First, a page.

Special Report By Daniel Román
Visitors to the Philadelphia Museum of Art are hopeful to catch a glimpse of more than just their favorite artworks, as a ghostly presence has been spotted in recent weeks roaming the Medieval and Renaissance art section located on the second floor of the museum. Witnesses report seeing a glowing, yellow silhouette of a man fade in and out of visibility in front of various paintings.
Last month witnesses saw an unexplained swarm of butterflies sporadically appear in the museum and cluster around the 1467 altarpiece painting, “Saint Thomas Receiving the Virgin’s Belt,” by Florentine artist Neri di Bicci. The painting is displayed in the same section where the glowing silhouette has been spotted. The butterfly phenomenon had a calming effect on those who experienced it. Museum security guard, Lavern Williams, 56, reported that on the days she saw the butterflies she was “overcome with bliss, being able to go home and rest with a great sense of peace.”
Similar sightings of the glowing figure, albeit with a more menacing tone, were reported back in February at the Church of the Gesù in Rome, Italy, the very same day that abnormal, heavy snowfall surprised the city.
(Chiesa Gesu Facade)
Anna Vaccaro, 44, while praying in the church, had a close encounter with the glowing being and was able to look into its eyes. “He had the most beautiful, blue eyes, like an angel, but filled with so much pain, sadness, hate, and revenge. I was overwhelmed with love and terror; I was paralyzed for those few seconds. This happened over a month ago and I haven’t been to church since!”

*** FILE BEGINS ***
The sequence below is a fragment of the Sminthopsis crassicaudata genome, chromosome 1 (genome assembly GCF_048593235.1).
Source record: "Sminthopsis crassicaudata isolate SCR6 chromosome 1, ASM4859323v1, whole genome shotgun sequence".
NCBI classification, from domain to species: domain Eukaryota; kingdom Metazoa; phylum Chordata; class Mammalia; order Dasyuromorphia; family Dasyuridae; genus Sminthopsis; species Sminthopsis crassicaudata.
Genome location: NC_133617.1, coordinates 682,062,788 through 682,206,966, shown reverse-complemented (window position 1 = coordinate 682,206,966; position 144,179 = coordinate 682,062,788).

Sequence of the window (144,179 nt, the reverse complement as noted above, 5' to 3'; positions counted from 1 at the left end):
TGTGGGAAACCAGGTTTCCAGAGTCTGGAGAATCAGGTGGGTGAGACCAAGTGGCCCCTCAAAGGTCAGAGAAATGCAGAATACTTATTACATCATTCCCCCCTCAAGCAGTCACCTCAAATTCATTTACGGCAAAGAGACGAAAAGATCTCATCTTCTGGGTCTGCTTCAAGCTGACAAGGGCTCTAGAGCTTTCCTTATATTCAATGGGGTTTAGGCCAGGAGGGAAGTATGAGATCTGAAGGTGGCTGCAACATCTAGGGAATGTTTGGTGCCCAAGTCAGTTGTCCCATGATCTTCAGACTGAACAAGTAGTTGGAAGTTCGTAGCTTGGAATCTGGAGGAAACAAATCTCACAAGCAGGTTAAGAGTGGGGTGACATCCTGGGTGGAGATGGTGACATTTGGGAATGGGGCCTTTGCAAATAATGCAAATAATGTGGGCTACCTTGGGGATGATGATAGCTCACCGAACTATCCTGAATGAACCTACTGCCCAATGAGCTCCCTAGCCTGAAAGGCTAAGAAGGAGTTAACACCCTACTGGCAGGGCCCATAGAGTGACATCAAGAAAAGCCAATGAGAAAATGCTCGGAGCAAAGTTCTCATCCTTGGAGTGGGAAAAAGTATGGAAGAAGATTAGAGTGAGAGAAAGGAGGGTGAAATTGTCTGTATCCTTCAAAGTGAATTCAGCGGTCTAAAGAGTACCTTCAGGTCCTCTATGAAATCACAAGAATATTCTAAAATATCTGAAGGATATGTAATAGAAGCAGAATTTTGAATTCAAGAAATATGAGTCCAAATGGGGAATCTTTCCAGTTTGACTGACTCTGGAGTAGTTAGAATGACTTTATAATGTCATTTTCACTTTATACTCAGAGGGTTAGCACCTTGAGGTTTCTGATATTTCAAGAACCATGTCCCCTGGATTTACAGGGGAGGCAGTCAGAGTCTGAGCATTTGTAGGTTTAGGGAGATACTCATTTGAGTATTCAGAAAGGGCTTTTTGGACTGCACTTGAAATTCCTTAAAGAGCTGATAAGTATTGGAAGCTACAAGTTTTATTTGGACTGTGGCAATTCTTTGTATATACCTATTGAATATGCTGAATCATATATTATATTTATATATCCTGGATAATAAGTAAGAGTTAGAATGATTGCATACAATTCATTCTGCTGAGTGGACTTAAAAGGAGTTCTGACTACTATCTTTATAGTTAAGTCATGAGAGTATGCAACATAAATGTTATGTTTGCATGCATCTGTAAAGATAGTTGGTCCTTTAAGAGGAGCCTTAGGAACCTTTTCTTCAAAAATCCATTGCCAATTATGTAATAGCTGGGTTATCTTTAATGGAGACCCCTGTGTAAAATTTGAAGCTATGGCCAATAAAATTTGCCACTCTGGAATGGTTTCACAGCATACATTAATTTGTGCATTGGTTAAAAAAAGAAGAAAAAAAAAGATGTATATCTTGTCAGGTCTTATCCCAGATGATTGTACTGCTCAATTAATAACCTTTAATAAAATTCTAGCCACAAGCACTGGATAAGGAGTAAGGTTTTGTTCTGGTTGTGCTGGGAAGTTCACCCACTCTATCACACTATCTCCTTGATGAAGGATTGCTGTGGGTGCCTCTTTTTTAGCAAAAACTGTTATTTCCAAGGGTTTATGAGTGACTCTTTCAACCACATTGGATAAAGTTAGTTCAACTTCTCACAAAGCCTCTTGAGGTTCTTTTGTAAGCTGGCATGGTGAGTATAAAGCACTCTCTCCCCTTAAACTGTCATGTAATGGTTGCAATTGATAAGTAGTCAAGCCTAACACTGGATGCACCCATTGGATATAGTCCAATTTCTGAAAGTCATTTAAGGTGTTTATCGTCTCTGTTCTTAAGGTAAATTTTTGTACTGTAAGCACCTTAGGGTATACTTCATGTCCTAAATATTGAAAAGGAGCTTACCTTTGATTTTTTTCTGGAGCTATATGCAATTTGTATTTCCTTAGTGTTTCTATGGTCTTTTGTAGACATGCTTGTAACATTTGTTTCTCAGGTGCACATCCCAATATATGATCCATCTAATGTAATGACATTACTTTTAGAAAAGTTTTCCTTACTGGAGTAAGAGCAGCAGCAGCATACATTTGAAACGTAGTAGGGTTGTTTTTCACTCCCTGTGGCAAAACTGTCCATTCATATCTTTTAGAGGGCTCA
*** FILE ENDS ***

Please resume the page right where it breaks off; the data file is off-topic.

While repairing leaks in the church, Samuele Bernini, 24, witnessed the figure violently removing things out of a storage closet and then proceeded to reach for him. “It grabbed my head and I couldn’t move,” Samuele explained, “and I heard a man’s angry voice in my mind say he was looking for his unfinished painting. Then it disappeared.”
Other strange happenings were reported such as art students inexplicably having their drawings ripped in half when sketching in the church and roses growing from the concrete outside the church’s entrance.
There is a legend in Rome of a 14th century painter, specializing in images of Jesus, who resurrected three separate times following three individual murders; one of the killings took place while he painted. It is rumored that drawings by this individual are kept in the Vatican Secret Archives, bearing the signature “Bernardo.”
Could the spirit of this “Bernardo” be the phenomena experienced in the church in Rome and the museum in Philadelphia?
The Vatican would not comment on the reports.